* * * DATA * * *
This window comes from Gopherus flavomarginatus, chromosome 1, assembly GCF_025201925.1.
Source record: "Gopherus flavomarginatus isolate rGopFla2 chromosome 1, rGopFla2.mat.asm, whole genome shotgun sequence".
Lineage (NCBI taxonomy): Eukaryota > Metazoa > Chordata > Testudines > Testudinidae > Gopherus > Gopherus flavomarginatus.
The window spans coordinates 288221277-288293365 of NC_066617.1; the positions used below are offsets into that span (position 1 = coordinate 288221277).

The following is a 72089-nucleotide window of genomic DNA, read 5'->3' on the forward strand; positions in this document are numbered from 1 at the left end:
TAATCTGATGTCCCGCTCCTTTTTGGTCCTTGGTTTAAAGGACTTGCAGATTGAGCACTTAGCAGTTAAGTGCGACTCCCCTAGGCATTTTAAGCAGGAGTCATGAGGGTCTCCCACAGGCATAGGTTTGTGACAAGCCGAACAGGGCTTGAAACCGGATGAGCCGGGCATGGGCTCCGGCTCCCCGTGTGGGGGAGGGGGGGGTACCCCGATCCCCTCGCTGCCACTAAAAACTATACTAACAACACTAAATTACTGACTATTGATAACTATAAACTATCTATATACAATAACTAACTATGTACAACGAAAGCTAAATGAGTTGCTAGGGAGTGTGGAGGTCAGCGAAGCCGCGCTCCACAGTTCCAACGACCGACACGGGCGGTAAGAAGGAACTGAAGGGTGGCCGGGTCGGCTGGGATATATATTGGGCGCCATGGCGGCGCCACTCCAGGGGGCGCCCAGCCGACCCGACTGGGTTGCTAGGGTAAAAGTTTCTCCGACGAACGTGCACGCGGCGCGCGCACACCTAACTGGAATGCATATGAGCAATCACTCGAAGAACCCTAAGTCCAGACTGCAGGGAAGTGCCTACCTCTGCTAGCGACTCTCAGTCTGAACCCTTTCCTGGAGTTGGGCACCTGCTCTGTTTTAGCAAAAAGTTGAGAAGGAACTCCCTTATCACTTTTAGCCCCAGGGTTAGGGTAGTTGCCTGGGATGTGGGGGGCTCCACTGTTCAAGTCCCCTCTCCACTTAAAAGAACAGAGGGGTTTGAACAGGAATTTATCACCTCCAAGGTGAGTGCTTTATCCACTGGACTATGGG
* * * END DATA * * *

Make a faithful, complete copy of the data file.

This window comes from Gopherus flavomarginatus, chromosome 1, assembly GCF_025201925.1.
Source record: "Gopherus flavomarginatus isolate rGopFla2 chromosome 1, rGopFla2.mat.asm, whole genome shotgun sequence".
Lineage (NCBI taxonomy): Eukaryota > Metazoa > Chordata > Testudines > Testudinidae > Gopherus > Gopherus flavomarginatus.
The window spans coordinates 288221277-288293365 of NC_066617.1; the positions used below are offsets into that span (position 1 = coordinate 288221277).

The following is a 72089-nucleotide window of genomic DNA, read 5'->3' on the forward strand; positions in this document are numbered from 1 at the left end:
TAATCTGATGTCCCGCTCCTTTTTGGTCCTTGGTTTAAAGGACTTGCAGATTGAGCACTTAGCAGTTAAGTGCGACTCCCCTAGGCATTTTAAGCAGGAGTCATGAGGGTCTCCCACAGGCATAGGTTTGTGACAAGCCGAACAGGGCTTGAAACCGGATGAGCCGGGCATGGGCTCCGGCTCCCCGTGTGGGGGAGGGGGGGGTACCCCGATCCCCTCGCTGCCACTAAAAACTATACTAACAACACTAAATTACTGACTATTGATAACTATAAACTATCTATATACAATAACTAACTATGTACAACGAAAGCTAAATGAGTTGCTAGGGAGTGTGGAGGTCAGCGAAGCCGCGCTCCACAGTTCCAACGACCGACACGGGCGGTAAGAAGGAACTGAAGGGTGGCCGGGTCGGCTGGGATATATATTGGGCGCCATGGCGGCGCCACTCCAGGGGGCGCCCAGCCGACCCGACTGGGTTGCTAGGGTAAAAGTTTCTCCGACGAACGTGCACGCGGCGCGCGCACACCTAACTGGAATGCATATGAGCAATCACTCGAAGAACCCTAAGTCCAGACTGCAGGGAAGTGCCTACCTCTGCTAGCGACTCTCAGTCTGAACCCTTTCCTGGAGTTGGGCACCTGCTCTGTTTTAGCAAAAAGTTGAGAAGGAACTCCCTTATCACTTTTAGCCCCAGGGTTAGGGTAGTTGCCTGGGATGTGGGGGGCTCCACTGTTCAAGTCCCCTCTCCACTTAAAAGAACAGAGGGGTTTGAACAGGAATTTATCACCTCCAAGGTGAGTGCTTTATCCACTGGACTATGGG